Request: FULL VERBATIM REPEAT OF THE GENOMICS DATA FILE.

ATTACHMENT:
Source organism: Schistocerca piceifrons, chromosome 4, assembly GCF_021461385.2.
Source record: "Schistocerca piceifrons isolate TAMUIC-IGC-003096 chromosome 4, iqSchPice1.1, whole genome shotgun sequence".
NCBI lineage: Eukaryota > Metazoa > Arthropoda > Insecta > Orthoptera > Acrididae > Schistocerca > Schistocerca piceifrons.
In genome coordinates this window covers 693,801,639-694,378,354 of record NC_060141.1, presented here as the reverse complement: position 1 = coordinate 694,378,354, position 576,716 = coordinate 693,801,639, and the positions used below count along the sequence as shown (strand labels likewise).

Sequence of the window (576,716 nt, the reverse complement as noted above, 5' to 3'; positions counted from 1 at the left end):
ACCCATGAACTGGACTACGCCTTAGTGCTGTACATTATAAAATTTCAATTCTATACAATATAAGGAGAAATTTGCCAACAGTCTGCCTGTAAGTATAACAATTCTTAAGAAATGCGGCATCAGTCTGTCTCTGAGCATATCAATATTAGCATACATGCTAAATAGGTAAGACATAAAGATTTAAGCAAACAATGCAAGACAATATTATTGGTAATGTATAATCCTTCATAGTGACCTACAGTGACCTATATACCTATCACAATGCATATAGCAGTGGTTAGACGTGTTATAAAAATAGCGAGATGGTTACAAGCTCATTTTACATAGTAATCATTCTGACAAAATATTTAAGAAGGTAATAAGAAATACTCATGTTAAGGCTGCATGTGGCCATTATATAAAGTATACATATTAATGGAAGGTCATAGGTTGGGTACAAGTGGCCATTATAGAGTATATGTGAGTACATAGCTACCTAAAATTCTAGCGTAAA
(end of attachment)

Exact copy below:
Source organism: Schistocerca piceifrons, chromosome 4, assembly GCF_021461385.2.
Source record: "Schistocerca piceifrons isolate TAMUIC-IGC-003096 chromosome 4, iqSchPice1.1, whole genome shotgun sequence".
NCBI lineage: Eukaryota > Metazoa > Arthropoda > Insecta > Orthoptera > Acrididae > Schistocerca > Schistocerca piceifrons.
In genome coordinates this window covers 693,801,639-694,378,354 of record NC_060141.1, presented here as the reverse complement: position 1 = coordinate 694,378,354, position 576,716 = coordinate 693,801,639, and the positions used below count along the sequence as shown (strand labels likewise).

Sequence of the window (576,716 nt, the reverse complement as noted above, 5' to 3'; positions counted from 1 at the left end):
ACCCATGAACTGGACTACGCCTTAGTGCTGTACATTATAAAATTTCAATTCTATACAATATAAGGAGAAATTTGCCAACAGTCTGCCTGTAAGTATAACAATTCTTAAGAAATGCGGCATCAGTCTGTCTCTGAGCATATCAATATTAGCATACATGCTAAATAGGTAAGACATAAAGATTTAAGCAAACAATGCAAGACAATATTATTGGTAATGTATAATCCTTCATAGTGACCTACAGTGACCTATATACCTATCACAATGCATATAGCAGTGGTTAGACGTGTTATAAAAATAGCGAGATGGTTACAAGCTCATTTTACATAGTAATCATTCTGACAAAATATTTAAGAAGGTAATAAGAAATACTCATGTTAAGGCTGCATGTGGCCATTATATAAAGTATACATATTAATGGAAGGTCATAGGTTGGGTACAAGTGGCCATTATAGAGTATATGTGAGTACATAGCTACCTAAAATTCTAGCGTAAA